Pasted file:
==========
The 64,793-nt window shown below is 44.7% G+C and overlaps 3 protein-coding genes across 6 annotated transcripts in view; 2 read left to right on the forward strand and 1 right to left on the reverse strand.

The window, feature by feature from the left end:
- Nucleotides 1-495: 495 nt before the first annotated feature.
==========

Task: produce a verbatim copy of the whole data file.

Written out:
The 64,793-nt window shown below is 44.7% G+C and overlaps 3 protein-coding genes across 6 annotated transcripts in view; 2 read left to right on the forward strand and 1 right to left on the reverse strand.

The window, feature by feature from the left end:
- Nucleotides 1-495: 495 nt before the first annotated feature.